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The Warning of the Woes

The warning of the woes is you can live for this life or the next.
The warning of the woes is you can live for this life or the next.

The four woes contain the same warning. You can live for this life or the next. We’ve already discussed the second and third. Let’s look at the third and fourth…

“Woe to you who laugh now, for you shall mourn and weep” (Luke 6:25b).

The third woe corresponds with the third beatitude:

Blessed are you who weep now,
For you shall laugh”
(Luke 6:21b).

Blessed are those who mourn over sin, and cursed are those who laugh at it!

Think of people who laugh at their sin and the sin of others. There’s no grief whatsoever regarding the sin they see around them or the sin they’re engaging in.

But Jesus says this present state of laughing is going to be replaced with weeping. This is the weeping that takes place while these people suffer for eternity in hell: “There will be weeping and gnashing of teeth” (Luke 13:28a).

The fourth woe: “Woe to you when all men speak well of you, for so did their fathers to the false prophets” (Luke 6:26).

This final woe corresponds with the final Beatitude:

Blessed are you when men hate you,
And when they exclude you,
And revile you, and cast out your name as evil,
For the Son of Man’s sake.

Rejoice in that day and leap for joy!
For indeed your reward is great in heaven,
For in like manner their fathers did to the prophets”
(Luke 6:22-23).

Blessed are those persecuted for Christ, and cursed are those who love the praise of men. If everyone loves you and thinks you’re great, you should be worried. If that’s the case, you’re probably trying to please man instead of God. Being a servant of Christ means speaking truth, and truth is always unpopular with some number of people.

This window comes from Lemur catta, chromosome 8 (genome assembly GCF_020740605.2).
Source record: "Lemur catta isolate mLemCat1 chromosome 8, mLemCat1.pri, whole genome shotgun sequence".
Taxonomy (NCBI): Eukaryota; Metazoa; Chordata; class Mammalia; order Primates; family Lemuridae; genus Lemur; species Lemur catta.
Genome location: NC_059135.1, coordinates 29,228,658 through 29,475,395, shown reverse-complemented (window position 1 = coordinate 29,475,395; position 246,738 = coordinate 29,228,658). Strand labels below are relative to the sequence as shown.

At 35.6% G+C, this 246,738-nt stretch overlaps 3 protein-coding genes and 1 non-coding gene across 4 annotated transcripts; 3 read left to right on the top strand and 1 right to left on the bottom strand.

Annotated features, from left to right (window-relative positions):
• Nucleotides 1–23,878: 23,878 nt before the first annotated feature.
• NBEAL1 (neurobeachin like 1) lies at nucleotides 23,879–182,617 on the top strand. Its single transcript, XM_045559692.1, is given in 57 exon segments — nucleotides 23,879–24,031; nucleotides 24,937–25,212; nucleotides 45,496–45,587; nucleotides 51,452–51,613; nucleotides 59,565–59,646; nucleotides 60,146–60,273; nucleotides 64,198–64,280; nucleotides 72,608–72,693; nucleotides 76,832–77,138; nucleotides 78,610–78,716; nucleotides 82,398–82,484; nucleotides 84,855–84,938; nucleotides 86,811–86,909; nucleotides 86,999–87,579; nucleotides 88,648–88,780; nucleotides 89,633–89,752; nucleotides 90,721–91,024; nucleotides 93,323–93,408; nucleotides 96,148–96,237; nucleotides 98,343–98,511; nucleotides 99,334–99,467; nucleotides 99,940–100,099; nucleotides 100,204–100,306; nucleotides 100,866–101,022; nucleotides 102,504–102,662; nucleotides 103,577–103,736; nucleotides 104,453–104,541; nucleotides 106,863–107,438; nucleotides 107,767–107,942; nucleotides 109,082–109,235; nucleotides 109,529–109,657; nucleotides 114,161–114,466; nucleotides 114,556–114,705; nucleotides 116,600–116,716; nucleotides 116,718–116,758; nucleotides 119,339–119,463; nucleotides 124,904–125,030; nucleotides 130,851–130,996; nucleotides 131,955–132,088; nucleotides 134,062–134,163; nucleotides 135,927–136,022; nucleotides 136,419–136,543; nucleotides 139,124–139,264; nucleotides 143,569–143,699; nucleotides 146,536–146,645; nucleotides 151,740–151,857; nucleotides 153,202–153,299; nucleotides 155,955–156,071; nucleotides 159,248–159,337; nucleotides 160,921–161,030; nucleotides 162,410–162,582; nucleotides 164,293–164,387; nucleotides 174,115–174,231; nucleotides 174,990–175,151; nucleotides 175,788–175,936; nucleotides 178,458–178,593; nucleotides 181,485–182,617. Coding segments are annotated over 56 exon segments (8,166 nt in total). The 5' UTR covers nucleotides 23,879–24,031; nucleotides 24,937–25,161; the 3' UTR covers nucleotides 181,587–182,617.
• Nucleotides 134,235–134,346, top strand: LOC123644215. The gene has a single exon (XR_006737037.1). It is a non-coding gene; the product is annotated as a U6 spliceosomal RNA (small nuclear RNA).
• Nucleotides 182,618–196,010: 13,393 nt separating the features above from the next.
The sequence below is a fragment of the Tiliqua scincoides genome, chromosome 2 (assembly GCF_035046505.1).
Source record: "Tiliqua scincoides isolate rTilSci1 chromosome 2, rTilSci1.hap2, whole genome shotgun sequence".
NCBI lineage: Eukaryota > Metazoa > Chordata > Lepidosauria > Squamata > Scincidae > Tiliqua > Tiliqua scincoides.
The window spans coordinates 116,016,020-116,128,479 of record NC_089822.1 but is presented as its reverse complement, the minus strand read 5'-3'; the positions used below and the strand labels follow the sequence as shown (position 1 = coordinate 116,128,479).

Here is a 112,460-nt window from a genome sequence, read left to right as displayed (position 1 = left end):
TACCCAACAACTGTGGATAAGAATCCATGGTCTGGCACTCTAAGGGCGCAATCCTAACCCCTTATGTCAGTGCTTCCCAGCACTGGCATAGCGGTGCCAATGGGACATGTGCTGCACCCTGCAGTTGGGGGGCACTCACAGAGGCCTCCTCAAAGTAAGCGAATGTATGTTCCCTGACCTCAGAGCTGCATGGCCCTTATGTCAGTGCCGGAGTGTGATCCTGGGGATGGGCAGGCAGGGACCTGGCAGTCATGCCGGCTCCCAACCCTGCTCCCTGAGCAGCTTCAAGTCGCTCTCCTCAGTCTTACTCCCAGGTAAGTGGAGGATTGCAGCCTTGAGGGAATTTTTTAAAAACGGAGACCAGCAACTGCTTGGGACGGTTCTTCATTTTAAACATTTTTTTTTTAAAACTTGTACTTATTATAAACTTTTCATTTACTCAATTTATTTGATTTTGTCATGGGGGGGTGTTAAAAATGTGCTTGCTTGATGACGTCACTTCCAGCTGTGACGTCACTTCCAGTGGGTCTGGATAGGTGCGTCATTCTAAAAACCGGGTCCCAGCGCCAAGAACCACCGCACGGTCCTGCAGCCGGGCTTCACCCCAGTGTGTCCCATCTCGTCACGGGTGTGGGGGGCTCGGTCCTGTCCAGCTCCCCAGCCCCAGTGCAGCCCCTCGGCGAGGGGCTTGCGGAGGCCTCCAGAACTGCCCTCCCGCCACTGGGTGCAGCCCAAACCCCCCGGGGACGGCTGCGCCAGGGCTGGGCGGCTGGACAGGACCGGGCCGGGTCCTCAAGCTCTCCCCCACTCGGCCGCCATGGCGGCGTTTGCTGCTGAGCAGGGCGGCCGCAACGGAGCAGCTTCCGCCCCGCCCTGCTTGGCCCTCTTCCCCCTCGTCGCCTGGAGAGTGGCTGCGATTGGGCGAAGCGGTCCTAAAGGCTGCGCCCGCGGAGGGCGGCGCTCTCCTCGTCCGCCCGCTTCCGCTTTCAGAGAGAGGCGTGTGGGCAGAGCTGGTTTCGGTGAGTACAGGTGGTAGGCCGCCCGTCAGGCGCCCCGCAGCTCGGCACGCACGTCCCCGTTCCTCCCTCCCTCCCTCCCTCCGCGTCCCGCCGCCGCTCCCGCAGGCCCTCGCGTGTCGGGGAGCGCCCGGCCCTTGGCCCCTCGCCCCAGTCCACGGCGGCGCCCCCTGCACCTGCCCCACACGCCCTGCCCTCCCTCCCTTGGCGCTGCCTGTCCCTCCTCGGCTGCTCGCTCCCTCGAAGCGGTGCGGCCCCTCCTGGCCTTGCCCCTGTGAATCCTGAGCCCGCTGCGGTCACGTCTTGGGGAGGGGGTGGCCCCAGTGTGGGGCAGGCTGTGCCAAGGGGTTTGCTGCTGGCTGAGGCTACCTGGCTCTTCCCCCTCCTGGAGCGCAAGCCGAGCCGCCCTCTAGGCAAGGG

“For am I now seeking the approval of man, or of God? Or am I trying to please man? If I were still trying to please man, I would not be a servant of Christ” (Gal 1:10 ESV).

When Jesus discussed the blessing, He gave an example of people everyone hated: prophets. Fittingly when He discussed the corresponding woe, He gave an example of people everyone loved: false prophets. They tell everyone what they want to hear.

“The prophets prophesy falsely,
And the priests rule by their own power;
And My people love to have it so.

But what will you do in the end?”
(Jer 5:31).

False teachers today are the false prophets of the Old Testament: 2 Peter 2:1 There were false prophets among the people (referring to the Old Testament), even as there will be false teachers among you (referring to the Church Age or the New Testament).

So while we don’t look for false prophets, we do look for false teachers, and one of the clearest signs is a huge amount of popularity. Think Joel Osteen, T.D. Jakes, Rob Bell, Joyce Meyers.

But it’s not just about big name people. We all need to be careful of things we say, whether we’re talking to people or posting something on Facebook. If we’re sharing only to be popular, with no regard for the truth, this woe should convict us.

Even though there are four different woes, they’re making the same point. Instead of seeing four woes making different points, see four woes making the same point four different ways. Jesus says, “Woe to you who are rich, full, laughing, and popular NOW!”

As much as the Beatitudes describe those living for eternity, the woes describe those living for today.

H.H. Farmer said, “To Jesus the terrible thing about having wrong values in life and pursuing wrong things is not that you are doomed to bitter disappointment, but that you are not; not that you do not achieve what you want, but that you do.”

If you want to be rich, full, laughing, and popular now, you can have that. But that’s all you’re going to have. That’s the warning of the woes.

Are there any things you’ve had to give up living for eternity? What changes have you made in your life? Share your answer in the comment section.

You can listen to the sermon this is drawn from here.

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